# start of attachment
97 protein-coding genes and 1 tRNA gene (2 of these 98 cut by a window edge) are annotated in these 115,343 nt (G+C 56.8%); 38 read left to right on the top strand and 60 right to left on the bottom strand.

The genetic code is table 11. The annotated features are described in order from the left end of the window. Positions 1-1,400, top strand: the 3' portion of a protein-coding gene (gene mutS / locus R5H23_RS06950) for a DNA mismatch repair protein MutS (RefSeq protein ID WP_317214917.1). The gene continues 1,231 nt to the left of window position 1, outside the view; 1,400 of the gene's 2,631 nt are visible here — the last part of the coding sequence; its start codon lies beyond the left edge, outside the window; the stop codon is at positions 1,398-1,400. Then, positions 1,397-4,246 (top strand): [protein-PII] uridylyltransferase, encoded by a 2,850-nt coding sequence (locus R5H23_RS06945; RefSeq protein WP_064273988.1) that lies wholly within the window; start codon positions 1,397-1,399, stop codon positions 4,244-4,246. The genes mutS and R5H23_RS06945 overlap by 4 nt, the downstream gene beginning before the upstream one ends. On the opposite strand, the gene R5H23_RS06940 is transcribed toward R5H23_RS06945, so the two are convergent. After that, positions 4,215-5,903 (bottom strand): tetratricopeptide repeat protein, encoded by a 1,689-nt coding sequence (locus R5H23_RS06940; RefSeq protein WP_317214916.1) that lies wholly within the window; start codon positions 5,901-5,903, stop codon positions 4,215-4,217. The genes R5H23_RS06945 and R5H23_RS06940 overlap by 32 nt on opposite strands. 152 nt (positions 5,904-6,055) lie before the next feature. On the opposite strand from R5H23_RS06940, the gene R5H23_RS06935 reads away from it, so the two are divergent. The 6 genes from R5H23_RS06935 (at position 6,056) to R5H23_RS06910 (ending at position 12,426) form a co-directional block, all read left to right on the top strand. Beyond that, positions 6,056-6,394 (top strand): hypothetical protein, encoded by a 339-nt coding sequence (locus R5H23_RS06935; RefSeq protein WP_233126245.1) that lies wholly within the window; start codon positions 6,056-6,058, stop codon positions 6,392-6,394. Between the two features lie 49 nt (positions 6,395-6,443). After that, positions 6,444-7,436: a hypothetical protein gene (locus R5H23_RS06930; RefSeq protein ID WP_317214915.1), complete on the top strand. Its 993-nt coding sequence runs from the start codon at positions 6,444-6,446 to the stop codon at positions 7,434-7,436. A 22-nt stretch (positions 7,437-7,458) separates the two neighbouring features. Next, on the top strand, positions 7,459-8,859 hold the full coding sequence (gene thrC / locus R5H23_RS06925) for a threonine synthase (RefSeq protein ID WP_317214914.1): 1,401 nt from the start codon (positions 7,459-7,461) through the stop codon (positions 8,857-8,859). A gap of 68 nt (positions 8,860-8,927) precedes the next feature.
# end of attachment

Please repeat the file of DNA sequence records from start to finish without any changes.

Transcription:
97 protein-coding genes and 1 tRNA gene (2 of these 98 cut by a window edge) are annotated in these 115,343 nt (G+C 56.8%); 38 read left to right on the top strand and 60 right to left on the bottom strand.

The genetic code is table 11. The annotated features are described in order from the left end of the window. Positions 1-1,400, top strand: the 3' portion of a protein-coding gene (gene mutS / locus R5H23_RS06950) for a DNA mismatch repair protein MutS (RefSeq protein ID WP_317214917.1). The gene continues 1,231 nt to the left of window position 1, outside the view; 1,400 of the gene's 2,631 nt are visible here — the last part of the coding sequence; its start codon lies beyond the left edge, outside the window; the stop codon is at positions 1,398-1,400. Then, positions 1,397-4,246 (top strand): [protein-PII] uridylyltransferase, encoded by a 2,850-nt coding sequence (locus R5H23_RS06945; RefSeq protein WP_064273988.1) that lies wholly within the window; start codon positions 1,397-1,399, stop codon positions 4,244-4,246. The genes mutS and R5H23_RS06945 overlap by 4 nt, the downstream gene beginning before the upstream one ends. On the opposite strand, the gene R5H23_RS06940 is transcribed toward R5H23_RS06945, so the two are convergent. After that, positions 4,215-5,903 (bottom strand): tetratricopeptide repeat protein, encoded by a 1,689-nt coding sequence (locus R5H23_RS06940; RefSeq protein WP_317214916.1) that lies wholly within the window; start codon positions 5,901-5,903, stop codon positions 4,215-4,217. The genes R5H23_RS06945 and R5H23_RS06940 overlap by 32 nt on opposite strands. 152 nt (positions 5,904-6,055) lie before the next feature. On the opposite strand from R5H23_RS06940, the gene R5H23_RS06935 reads away from it, so the two are divergent. The 6 genes from R5H23_RS06935 (at position 6,056) to R5H23_RS06910 (ending at position 12,426) form a co-directional block, all read left to right on the top strand. Beyond that, positions 6,056-6,394 (top strand): hypothetical protein, encoded by a 339-nt coding sequence (locus R5H23_RS06935; RefSeq protein WP_233126245.1) that lies wholly within the window; start codon positions 6,056-6,058, stop codon positions 6,392-6,394. Between the two features lie 49 nt (positions 6,395-6,443). After that, positions 6,444-7,436: a hypothetical protein gene (locus R5H23_RS06930; RefSeq protein ID WP_317214915.1), complete on the top strand. Its 993-nt coding sequence runs from the start codon at positions 6,444-6,446 to the stop codon at positions 7,434-7,436. A 22-nt stretch (positions 7,437-7,458) separates the two neighbouring features. Next, on the top strand, positions 7,459-8,859 hold the full coding sequence (gene thrC / locus R5H23_RS06925) for a threonine synthase (RefSeq protein ID WP_317214914.1): 1,401 nt from the start codon (positions 7,459-7,461) through the stop codon (positions 8,857-8,859). A gap of 68 nt (positions 8,860-8,927) precedes the next feature.